When a group of Democratic, abortion-rights feminists founded Emily’s List in 1985, their goal was to elect women to the U.S. Senate.
As Emily’s List celebrated its 20th anniversary Monday, that goal seemed downright unambitious.
Consider: Women from both major parties now hold 14 of 100 Senate seats and 67 of 435 House seats in Congress. Eight of the nation’s governors are women. Network television is carrying a prime- time drama about a woman vice president who unexpectedly becomes president. And polling shows Democratic Sen. Hillary Clinton and Republican Secretary of State Condoleezza Rice among the most popular prospective candidates for the presidency in 2008.
But in no small way, Emily’s List fueled those women’s political advancements, by building the machine that boosted pro-choice women Democrats – and also by inspiring the creation of dozens of like-minded and different-minded groups at the local, state and nation levels.
The Susan B. Anthony List supports anti-abortion candidates, which translates largely to Republican women but also includes Democrats, and, sometimes, men running against female abortion rights supporters. The WISH List aims to elect pro-choice, moderate Republican women to local, state and national office.
“We gave women credibility in politics like they’d never had before,” Emily’s List president and co-founder Ellen Malcolm said. “The members of Emily’s List can take great pride in the fact they have changed the direction of this country. Their contributions have changed the face of power in America.”
“What they did, they were very effective at doing _ and it was the diametric opposite of all the things I believed were good for women,” said Marjorie Dannenfelser, president of the Susan B. Anthony List. Dannenfelser’s group was formed in response to the 1992 elections, in which Emily’s List-backed women picked up four more seats in the Senate and 20 in the House.
“I can definitely say, what was dubbed the ‘Year of the Woman’ motivated me,” Dannenfelser said.
Emily List gets its name not from a woman but an acronym for a slogan Malcolm was playing around with at the time: “Early money is like yeast.”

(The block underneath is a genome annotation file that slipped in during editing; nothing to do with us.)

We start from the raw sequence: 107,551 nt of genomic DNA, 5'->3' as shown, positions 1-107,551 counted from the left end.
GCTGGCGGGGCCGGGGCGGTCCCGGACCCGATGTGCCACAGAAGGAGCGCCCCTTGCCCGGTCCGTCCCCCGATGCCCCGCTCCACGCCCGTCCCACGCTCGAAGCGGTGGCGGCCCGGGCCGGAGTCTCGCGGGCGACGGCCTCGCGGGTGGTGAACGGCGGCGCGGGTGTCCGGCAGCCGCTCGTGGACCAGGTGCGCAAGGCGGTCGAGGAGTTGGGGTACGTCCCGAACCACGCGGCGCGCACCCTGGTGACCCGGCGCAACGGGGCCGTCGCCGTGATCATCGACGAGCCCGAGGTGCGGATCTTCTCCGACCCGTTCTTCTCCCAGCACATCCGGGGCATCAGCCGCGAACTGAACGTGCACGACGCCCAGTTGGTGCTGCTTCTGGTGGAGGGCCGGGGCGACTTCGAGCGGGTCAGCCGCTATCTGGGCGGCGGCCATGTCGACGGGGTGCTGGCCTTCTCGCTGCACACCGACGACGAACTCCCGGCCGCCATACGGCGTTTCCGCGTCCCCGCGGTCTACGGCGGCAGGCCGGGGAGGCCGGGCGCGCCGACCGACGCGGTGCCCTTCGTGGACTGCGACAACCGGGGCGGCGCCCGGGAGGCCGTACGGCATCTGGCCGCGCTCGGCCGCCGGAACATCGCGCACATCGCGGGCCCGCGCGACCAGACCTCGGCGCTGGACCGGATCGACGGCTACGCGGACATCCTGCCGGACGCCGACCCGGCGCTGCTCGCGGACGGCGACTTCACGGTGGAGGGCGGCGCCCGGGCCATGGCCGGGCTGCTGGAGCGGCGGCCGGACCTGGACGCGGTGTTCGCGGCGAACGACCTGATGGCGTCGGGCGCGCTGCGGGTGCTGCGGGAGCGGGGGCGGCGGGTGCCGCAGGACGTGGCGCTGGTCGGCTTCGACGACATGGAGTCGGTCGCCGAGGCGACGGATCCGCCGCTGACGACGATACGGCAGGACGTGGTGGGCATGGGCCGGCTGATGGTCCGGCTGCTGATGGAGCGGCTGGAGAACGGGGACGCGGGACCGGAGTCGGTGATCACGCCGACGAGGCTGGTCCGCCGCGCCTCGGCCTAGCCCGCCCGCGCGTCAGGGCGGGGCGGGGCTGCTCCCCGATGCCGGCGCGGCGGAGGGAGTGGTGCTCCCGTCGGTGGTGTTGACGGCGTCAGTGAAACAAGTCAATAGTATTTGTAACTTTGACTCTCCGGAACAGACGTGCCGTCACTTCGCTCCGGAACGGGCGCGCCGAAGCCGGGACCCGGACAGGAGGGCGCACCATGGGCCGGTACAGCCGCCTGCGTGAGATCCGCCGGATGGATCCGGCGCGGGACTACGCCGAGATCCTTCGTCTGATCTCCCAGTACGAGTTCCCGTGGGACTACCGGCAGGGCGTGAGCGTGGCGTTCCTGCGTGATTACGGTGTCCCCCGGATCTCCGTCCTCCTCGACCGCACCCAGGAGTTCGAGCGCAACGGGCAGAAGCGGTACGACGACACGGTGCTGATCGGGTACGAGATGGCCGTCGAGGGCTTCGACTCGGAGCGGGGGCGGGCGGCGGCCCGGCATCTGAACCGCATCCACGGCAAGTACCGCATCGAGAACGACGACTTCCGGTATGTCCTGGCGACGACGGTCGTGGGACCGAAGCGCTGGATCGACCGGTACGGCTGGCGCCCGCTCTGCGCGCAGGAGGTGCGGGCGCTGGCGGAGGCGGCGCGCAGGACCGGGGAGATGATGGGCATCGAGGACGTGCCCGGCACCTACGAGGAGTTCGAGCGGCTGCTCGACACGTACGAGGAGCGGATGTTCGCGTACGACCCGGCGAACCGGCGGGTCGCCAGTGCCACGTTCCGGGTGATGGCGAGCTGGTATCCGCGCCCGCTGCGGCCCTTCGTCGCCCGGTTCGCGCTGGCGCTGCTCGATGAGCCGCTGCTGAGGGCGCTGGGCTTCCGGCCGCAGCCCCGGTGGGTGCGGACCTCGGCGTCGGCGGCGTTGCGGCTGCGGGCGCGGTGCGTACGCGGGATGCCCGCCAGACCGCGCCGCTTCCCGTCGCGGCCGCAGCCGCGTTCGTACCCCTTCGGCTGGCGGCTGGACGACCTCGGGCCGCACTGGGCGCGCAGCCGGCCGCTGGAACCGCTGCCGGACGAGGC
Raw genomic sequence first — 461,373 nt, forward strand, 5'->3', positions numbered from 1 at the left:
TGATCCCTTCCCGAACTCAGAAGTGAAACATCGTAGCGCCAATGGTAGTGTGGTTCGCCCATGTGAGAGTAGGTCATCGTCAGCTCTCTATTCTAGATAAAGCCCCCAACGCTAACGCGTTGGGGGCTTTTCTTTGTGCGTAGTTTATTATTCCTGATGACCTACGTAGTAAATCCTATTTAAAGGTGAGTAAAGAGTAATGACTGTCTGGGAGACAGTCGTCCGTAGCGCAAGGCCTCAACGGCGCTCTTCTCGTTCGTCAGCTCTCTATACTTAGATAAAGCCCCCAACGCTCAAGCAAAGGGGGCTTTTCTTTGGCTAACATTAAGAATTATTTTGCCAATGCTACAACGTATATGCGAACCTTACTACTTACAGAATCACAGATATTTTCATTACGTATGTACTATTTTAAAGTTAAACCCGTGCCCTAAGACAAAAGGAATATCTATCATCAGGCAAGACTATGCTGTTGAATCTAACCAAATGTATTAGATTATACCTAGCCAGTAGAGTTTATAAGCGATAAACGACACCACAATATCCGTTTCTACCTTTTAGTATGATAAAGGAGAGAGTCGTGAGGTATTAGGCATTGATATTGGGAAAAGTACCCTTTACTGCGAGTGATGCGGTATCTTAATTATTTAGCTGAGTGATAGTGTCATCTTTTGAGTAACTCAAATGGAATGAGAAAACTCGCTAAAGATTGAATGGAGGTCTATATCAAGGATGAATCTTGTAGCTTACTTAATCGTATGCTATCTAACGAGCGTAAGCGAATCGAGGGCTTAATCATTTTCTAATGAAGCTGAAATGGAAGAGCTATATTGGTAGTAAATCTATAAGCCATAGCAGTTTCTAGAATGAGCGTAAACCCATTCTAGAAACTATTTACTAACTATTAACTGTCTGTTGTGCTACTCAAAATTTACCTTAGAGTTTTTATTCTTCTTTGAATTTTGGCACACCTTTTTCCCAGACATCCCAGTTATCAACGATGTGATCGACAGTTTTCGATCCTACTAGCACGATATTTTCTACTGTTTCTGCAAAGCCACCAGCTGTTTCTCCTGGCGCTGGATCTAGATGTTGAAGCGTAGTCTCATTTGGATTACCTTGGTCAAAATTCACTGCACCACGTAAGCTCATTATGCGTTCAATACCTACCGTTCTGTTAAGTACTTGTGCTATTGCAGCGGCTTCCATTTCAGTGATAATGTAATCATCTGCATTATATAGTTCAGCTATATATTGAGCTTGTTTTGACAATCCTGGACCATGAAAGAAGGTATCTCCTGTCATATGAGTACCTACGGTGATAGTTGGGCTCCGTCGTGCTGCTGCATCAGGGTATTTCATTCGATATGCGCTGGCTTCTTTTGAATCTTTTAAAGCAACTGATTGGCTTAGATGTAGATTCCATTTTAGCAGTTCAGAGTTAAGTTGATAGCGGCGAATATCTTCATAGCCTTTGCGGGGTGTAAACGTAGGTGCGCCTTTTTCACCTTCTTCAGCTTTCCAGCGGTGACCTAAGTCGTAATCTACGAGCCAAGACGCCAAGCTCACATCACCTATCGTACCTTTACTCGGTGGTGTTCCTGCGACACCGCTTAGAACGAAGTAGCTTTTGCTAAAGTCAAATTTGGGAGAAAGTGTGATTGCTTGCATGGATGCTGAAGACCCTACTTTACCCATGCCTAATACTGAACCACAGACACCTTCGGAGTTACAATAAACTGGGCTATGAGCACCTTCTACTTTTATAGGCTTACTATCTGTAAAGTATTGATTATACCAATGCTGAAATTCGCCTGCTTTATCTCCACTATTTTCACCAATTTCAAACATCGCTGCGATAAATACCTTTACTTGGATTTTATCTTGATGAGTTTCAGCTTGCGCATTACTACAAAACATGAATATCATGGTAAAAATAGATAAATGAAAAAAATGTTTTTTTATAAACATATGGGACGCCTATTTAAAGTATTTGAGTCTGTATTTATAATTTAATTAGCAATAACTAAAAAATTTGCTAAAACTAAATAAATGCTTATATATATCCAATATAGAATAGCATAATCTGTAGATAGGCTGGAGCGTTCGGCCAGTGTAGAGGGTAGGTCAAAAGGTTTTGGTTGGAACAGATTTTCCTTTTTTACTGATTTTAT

“I never bake,” Malcolm, now 58, said in a telephone interview. “I dunno, I just thought it up. It was much more the growth and the expansion, that you used yeast to make dough. We knew we wanted to raise early money because it was the early barrier to women putting together campaigns.”
For its logo, the group used a red and yellow-orange rectangle that resembled the look of a packet of Fleischmann’s yeast. It was an attention-getting theme.
“If we’d called it the Democratic Women’s Political Network,” Malcolm said, “we would have raised $1.98 by now.”
Fifteen women had served before in the Senate, but most were appointed or elected because of their fathers’ or late husbands’ political credentials. A couple of Republican women with previous political experience were elected. But as Emily’s List saw it, no Democratic woman had won a Senate seat completely on her own merits.
In 1986, the newly formed Emily’s List backed two women Democrats for the Senate _ Harriett Woods of Missouri, who lost, and Barbara Mikulski of Maryland, who won, made history and remains in office. Emily’s List saw its membership swell in 1991, when allegations of sexual harassment against Clarence Thomas in his Supreme Court confirmation hearings energized some Democratic women voters.
What made Emily’s List such a force, campaign experts say, was its techniques for bundling, getting donors to give in a coordinated fashion to candidates it recommended. PACs are capped at $5,000 per candidate per election; but last year, Emily’s List had 101,000 affiliates who wrote 106,000 checks to candidates it recommended.
Today, Emily’s List is ranked as the nation’s largest political action committee, according to the PoliticalMoneyLine campaign finance database. It raised $33 million in the 2004 election cycle and has taken in more than $10 million this year, putting it ahead of Moveon.org, various unions and the National Rifle Association.
It served as a model for groups beyond those promoting women, such as Club for Growth, which focuses on supporting candidates in Republican primaries who promote economic growth.
“We certainly picked up on the concept of bundling from Emily’s List,” said the group’s executive director, David Keating. “The Club For Growth PAC raises $100,000 for a candidate pretty much without breaking a sweat. The members are actually writing the checks, but it’s way more than a PAC could give. Emily’s List pioneered this concept of bundling. They really made it something that’s viable and effective.”